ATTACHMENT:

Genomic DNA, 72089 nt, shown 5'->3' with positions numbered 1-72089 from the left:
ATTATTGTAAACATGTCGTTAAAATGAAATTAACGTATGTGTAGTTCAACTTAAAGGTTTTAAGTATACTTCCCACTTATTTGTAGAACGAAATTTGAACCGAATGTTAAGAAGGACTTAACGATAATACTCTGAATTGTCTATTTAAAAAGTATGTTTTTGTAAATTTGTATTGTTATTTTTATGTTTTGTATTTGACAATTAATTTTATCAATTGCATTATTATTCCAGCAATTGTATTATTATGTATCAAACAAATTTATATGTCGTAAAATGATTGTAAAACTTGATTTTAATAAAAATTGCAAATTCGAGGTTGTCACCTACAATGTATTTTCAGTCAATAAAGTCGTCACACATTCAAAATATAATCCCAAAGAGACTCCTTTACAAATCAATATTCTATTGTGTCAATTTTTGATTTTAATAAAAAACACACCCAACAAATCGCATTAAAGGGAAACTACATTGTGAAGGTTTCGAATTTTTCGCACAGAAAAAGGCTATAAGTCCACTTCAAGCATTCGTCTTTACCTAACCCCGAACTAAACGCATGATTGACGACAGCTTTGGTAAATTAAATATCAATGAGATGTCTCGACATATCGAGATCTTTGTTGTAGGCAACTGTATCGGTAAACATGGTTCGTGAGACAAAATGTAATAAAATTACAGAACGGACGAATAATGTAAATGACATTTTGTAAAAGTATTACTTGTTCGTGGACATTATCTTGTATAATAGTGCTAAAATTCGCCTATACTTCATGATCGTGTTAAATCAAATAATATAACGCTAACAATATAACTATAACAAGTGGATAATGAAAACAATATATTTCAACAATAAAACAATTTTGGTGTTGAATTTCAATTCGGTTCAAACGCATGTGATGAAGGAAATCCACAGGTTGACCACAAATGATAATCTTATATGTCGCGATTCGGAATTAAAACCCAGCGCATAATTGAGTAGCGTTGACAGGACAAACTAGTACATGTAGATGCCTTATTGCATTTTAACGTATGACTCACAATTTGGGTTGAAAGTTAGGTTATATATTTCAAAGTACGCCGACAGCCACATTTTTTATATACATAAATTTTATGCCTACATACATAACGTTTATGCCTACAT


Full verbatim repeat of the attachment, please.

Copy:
Genomic DNA, 72089 nt, shown 5'->3' with positions numbered 1-72089 from the left:
ATTATTGTAAACATGTCGTTAAAATGAAATTAACGTATGTGTAGTTCAACTTAAAGGTTTTAAGTATACTTCCCACTTATTTGTAGAACGAAATTTGAACCGAATGTTAAGAAGGACTTAACGATAATACTCTGAATTGTCTATTTAAAAAGTATGTTTTTGTAAATTTGTATTGTTATTTTTATGTTTTGTATTTGACAATTAATTTTATCAATTGCATTATTATTCCAGCAATTGTATTATTATGTATCAAACAAATTTATATGTCGTAAAATGATTGTAAAACTTGATTTTAATAAAAATTGCAAATTCGAGGTTGTCACCTACAATGTATTTTCAGTCAATAAAGTCGTCACACATTCAAAATATAATCCCAAAGAGACTCCTTTACAAATCAATATTCTATTGTGTCAATTTTTGATTTTAATAAAAAACACACCCAACAAATCGCATTAAAGGGAAACTACATTGTGAAGGTTTCGAATTTTTCGCACAGAAAAAGGCTATAAGTCCACTTCAAGCATTCGTCTTTACCTAACCCCGAACTAAACGCATGATTGACGACAGCTTTGGTAAATTAAATATCAATGAGATGTCTCGACATATCGAGATCTTTGTTGTAGGCAACTGTATCGGTAAACATGGTTCGTGAGACAAAATGTAATAAAATTACAGAACGGACGAATAATGTAAATGACATTTTGTAAAAGTATTACTTGTTCGTGGACATTATCTTGTATAATAGTGCTAAAATTCGCCTATACTTCATGATCGTGTTAAATCAAATAATATAACGCTAACAATATAACTATAACAAGTGGATAATGAAAACAATATATTTCAACAATAAAACAATTTTGGTGTTGAATTTCAATTCGGTTCAAACGCATGTGATGAAGGAAATCCACAGGTTGACCACAAATGATAATCTTATATGTCGCGATTCGGAATTAAAACCCAGCGCATAATTGAGTAGCGTTGACAGGACAAACTAGTACATGTAGATGCCTTATTGCATTTTAACGTATGACTCACAATTTGGGTTGAAAGTTAGGTTATATATTTCAAAGTACGCCGACAGCCACATTTTTTATATACATAAATTTTATGCCTACATACATAACGTTTATGCCTACAT